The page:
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areanalogoustodomainwallsintheANNNImodel.Atthemulti phasepoint, x =1,in additionto ::: 00330033 :::; ahelicalphasewithwallsplacedanywhereatleasttwolayer s apartisagroundstateofthesystem, e.g. ::: 01 j 345 j 12 j 450 ::: .Aconvenientnotationin ANNNI-typemodelslabelsaperiodicphasebythespacingsbe tweensuccessivewalls:thus, thislastexampleis h 23 i ,thephasewithwallseverysecondlayer h 2 i ,andthebarehelical phasewithoutwalls h1i .Inalow-temperatureexpansion,Seno etal. followedahierarchy ofphases(similartowhatwedescribebelow)andshowedthat eachphasebetween h 23 i and h1i acquiresaregionofstabilityatinnitesimaltemperature Theforgoingmodelsimpliestheactualmagneticstructure ofbulkholmium.Neutron scatteringgivestheturnangleperatomiclayeras30 ratherthan60 ,withmoments bunchedinpairsaroundthesixeasyaxes[9,42],andwhileth eaverageturnangleincreases inlms,theeectisthoughttobeduetointerspersalofsingl etsamongthepairs;thus the h 3 i phaseinthesimpliedmodelmightactuallyrepresentmomen ts ::: 00122344 ::: wherepairsofrepeatedspinslieafewdegreesbeforeandaft ertheeasy-axisdirection(see Fig.14ofReference[42]).Themodel,oritspresentextensi ontosuperlattices,wasmeant nottoreproducerealisticdetailsofaparticularrare-ear thhelimagnetbutrathertoreduce asystemwithcompetingcrystal-eldandexchangeinteract ionstothesimplestform,in whichexactresultsarepossible,soastoinvestigateunive rsalpropertiesoftheresulting hierarchyofcommensurate,longitudinally-modulatedspi n-slipphases. 2.2TheModelanditsGroundStates Weconsiderasuperlatticeinwhichblocksof L magneticlayersareseparatedbynonmagneticspacerscharacterizedbyeectivecouplings J 0 1 and J 0 2 ;thissimpleextensionof thebulkmodelof[70]givesthefullHamiltonian H = 1 2 J 0 X i;; ( ) cos 2 6 ( n i n i ) 6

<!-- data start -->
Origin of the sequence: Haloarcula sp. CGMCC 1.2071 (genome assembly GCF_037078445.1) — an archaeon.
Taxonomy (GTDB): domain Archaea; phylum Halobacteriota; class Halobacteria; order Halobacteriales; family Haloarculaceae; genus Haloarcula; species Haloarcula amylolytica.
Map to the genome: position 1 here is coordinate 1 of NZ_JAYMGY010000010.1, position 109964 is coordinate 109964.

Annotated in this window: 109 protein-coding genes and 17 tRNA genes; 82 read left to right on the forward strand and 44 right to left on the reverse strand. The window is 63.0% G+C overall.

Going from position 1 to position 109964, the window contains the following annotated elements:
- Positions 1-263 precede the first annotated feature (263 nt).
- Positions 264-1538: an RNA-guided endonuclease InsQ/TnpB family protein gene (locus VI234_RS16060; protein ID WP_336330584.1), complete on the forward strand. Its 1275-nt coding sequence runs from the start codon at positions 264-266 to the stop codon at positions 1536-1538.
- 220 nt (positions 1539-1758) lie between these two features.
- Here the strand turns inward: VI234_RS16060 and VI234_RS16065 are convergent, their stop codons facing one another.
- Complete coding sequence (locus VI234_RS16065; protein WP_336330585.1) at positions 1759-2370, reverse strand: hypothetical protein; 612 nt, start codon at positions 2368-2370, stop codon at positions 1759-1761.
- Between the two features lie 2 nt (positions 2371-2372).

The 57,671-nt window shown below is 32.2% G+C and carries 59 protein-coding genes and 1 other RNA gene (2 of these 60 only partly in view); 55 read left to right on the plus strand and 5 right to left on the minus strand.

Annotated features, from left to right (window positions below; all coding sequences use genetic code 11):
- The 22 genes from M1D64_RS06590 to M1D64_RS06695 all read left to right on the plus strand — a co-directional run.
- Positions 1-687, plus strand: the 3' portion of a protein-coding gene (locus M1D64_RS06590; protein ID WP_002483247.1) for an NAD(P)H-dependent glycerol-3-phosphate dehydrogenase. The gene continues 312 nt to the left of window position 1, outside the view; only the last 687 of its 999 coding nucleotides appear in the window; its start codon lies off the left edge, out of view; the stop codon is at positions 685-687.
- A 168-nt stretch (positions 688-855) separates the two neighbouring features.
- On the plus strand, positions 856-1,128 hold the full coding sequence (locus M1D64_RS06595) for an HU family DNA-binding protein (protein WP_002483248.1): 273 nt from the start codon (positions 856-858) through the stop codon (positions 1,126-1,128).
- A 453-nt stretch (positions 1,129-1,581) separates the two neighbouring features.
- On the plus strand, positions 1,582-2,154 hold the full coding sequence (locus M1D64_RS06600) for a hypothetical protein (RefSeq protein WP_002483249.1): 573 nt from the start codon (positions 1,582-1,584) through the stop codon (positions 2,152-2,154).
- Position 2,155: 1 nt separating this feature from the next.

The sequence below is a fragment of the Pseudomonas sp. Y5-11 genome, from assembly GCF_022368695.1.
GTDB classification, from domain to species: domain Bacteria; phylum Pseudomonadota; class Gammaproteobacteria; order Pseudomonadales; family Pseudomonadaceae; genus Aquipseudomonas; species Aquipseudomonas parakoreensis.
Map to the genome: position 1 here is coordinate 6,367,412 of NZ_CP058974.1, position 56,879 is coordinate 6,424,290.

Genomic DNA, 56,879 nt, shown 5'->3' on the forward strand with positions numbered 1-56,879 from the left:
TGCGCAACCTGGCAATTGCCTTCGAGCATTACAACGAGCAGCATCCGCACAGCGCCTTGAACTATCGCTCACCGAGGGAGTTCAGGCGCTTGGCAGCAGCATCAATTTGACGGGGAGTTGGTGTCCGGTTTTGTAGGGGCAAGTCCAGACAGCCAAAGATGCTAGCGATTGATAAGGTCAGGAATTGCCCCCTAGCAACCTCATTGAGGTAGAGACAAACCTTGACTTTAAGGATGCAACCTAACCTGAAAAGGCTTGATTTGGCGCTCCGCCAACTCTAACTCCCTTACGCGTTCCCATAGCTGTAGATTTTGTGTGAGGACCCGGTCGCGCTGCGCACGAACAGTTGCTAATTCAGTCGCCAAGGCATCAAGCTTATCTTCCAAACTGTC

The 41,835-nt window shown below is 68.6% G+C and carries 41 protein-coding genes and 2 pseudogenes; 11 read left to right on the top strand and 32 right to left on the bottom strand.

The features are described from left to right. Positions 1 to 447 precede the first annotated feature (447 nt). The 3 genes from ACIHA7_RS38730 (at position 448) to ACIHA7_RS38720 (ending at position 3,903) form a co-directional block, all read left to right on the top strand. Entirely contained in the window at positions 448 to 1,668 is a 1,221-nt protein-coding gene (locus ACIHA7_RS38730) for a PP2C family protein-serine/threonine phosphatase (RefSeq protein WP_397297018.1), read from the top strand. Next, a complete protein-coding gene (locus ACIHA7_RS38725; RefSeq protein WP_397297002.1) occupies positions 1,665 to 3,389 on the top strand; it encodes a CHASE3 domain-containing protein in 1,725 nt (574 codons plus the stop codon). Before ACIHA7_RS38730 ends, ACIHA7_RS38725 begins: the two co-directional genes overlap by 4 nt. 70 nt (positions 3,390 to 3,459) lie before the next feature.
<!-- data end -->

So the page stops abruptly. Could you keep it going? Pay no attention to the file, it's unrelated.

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J 1 X i; cos 2 6 ( n i n i +1 ; ) + J 2 X i; cos 2 6 ( n i n i +2 ; ) J 0 1 X i; 0 cos 2 6 ( n i n i +1 ; ) + J 0 2 X i; 0 cos 2 6 ( n i n i +2 ; ) ,(2.1) where i labelslayers, aspinwithina(simple-hexagonal)layer,and ( )itsnearest neighbors.Theunprimedsumsinthesecondlinearetakenonl yoverbondsthatdonot straddleanon-magneticspacer,whiletheprimedsumsinthe thirdlinearetakenonlyover bondsthatdo.Forpurposesofthelow-temperatureexpansio n,thein-planeferromagnetic couplingconstant J 0 istakentobepositiveandmuchstrongerthananyoftheaxial couplings[70].Sincewearelookingforhelicalphases,wet akealloftheremainingfour couplingsalsotobepositive.(Certainnegativecouplings areinfactrelatedtothepositive sectorbysymmetriesof H .)Themodelreducestothatof[70]when J 0 1 = J 1 and J 0 2 = J 2 or,equivalently,when L =1.Thethree-dimensionalcouplingspaceisgivenby x = J 2 =J 1 y = J 0 1 =J 1 ,and z = J 0 2 =J 1 ;itisconvenienttoset J 1 =1. Wegeneralizethepreviousnotationtoaccommodatestateso fasuperstructureinwhich blocksof L magneticlayersareseparatedbynon-magneticspacers,den otedby jj ,with thearrangementrepeatedperiodically.(Thesymbol jj maydenoteanynumberofatomic layersofthenon-magneticmetal.)Sincethedirectinterac tionsin(2.1)extendamaximum oftwolayersintheaxialdirection,wallsareclassiedint hreecategories.Awallatleast twolayersfromaspacerhasthesameenergycostasinthebulk modelandistermeda type-1wall,forexample( L =5) ::: jj 0123 j 50 jj 12 ::: .(2.2) Insertionofawallonelayerfromanon-magneticspacerhasa dierentenergycost,since a J 0 2 bondisbroken.Thisistermedatype-2wall: ::: jj 01234 j 0 jj 12 ::: .(2.3) 7